The temperature control bypass valve incorporates a temperature-sensing component, typically paraffin, which regulates the valve core through its probe. Over prolonged usage, the efficiency of the valve core diminishes, rendering it unable to function at the designated temperature threshold. Consequently, hot lubricating oil from the air compressor body either cannot be cooled or is returned directly to the compressor body via the oil cooler, resulting in ineffective temperature control.
Additionally, lubricating oil containing impurities can cause the sliding core of the temperature control valve to become obstructed, preventing the valve core from fully closing. As a result, a portion of the oil bypasses the intended route and flows directly to the machine, compromising the cooling effect.

7. High Temperature Trip Caused by Lubricating Oil

The failure of lubricating and cooling oil is a significant factor in compressor tripping. Lubricating oil in the air compressor serves the dual purpose of providing lubrication to moving parts such as the high-speed rotating rotor and sliding vane, as well as dissipating heat generated during the compression process. This includes frictional heat resulting from the high-speed movement of friction pairs and heat generated during air compression.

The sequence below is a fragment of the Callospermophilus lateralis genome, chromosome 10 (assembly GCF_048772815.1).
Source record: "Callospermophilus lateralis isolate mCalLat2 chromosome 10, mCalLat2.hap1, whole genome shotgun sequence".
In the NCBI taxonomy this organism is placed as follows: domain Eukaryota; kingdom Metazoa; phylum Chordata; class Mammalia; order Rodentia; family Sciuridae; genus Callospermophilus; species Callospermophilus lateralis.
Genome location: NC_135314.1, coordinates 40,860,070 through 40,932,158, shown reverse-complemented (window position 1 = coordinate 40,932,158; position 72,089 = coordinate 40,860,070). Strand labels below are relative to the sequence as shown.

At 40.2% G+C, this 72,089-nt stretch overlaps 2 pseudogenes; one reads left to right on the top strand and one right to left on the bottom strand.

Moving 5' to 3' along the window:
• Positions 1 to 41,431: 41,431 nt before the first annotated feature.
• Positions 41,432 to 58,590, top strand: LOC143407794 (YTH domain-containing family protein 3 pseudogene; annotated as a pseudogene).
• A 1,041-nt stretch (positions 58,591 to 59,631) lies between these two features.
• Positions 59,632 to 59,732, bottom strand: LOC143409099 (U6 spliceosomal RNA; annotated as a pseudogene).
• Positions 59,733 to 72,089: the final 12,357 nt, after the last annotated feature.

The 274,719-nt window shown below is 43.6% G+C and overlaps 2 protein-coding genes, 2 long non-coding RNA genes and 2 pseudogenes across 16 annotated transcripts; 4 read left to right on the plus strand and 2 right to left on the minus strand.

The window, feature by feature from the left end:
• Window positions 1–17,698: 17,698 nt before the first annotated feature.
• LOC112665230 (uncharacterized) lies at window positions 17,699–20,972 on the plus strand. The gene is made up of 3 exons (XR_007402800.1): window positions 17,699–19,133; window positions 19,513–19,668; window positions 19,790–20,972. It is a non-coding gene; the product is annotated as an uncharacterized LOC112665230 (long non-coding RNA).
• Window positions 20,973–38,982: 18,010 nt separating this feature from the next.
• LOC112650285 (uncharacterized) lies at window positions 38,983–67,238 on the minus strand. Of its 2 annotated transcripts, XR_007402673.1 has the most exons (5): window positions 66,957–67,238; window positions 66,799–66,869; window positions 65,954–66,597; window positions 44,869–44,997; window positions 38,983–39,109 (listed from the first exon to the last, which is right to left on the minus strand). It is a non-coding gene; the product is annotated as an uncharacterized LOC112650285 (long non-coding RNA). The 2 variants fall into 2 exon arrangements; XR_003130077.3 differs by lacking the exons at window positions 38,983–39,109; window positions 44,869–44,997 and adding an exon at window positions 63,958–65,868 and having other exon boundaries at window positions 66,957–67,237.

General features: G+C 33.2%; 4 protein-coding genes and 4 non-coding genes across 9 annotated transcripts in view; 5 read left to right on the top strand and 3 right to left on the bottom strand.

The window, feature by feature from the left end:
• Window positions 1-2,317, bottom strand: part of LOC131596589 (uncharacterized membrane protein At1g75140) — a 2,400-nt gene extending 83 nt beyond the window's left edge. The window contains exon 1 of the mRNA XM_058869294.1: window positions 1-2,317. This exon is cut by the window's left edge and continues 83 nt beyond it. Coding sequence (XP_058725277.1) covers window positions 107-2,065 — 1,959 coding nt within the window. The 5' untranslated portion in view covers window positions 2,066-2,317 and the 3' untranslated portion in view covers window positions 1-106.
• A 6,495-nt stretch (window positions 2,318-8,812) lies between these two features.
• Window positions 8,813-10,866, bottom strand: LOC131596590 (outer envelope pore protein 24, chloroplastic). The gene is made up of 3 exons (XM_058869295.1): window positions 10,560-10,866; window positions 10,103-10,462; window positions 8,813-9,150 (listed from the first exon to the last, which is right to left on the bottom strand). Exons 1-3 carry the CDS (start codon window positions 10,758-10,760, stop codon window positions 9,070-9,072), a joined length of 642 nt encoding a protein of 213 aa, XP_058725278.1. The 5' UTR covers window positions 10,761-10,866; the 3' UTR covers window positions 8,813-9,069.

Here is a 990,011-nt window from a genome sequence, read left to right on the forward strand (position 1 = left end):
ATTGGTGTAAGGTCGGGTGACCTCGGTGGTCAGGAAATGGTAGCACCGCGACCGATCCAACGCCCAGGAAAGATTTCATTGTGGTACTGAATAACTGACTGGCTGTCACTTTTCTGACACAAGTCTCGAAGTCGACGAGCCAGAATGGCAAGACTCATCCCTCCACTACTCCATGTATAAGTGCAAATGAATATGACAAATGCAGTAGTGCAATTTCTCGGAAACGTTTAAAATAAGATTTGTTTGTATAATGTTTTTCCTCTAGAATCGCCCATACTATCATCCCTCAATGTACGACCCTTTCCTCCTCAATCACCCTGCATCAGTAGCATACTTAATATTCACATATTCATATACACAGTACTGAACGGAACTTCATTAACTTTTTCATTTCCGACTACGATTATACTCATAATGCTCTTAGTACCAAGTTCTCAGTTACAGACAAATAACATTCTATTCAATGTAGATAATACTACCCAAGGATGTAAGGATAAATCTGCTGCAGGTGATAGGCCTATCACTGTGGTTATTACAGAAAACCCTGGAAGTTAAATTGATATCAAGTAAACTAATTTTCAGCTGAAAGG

The air being compressed often contains dust, water, and corrosive gases like hydrogen fluoride and sulfur dioxide, which have a detrimental effect on the lubricating oil, rendering it ineffective. When lubricating oil fails, it fails to form an oil film on the moving parts, leading to increased frictional heat and reduced cooling capacity. Consequently, the temperature of the air compressor rises excessively during operation.
Furthermore, failures in the air cooler, water cooler, and three filters can also contribute to high-temperature tripping, and their effects are more pronounced. However, these specific causes have been previously discussed.

In summary, compressor tripping can result from various causes and factors. By gaining a comprehensive understanding of compressor operation principles and component functions, we can proactively prevent compressor tripping failures.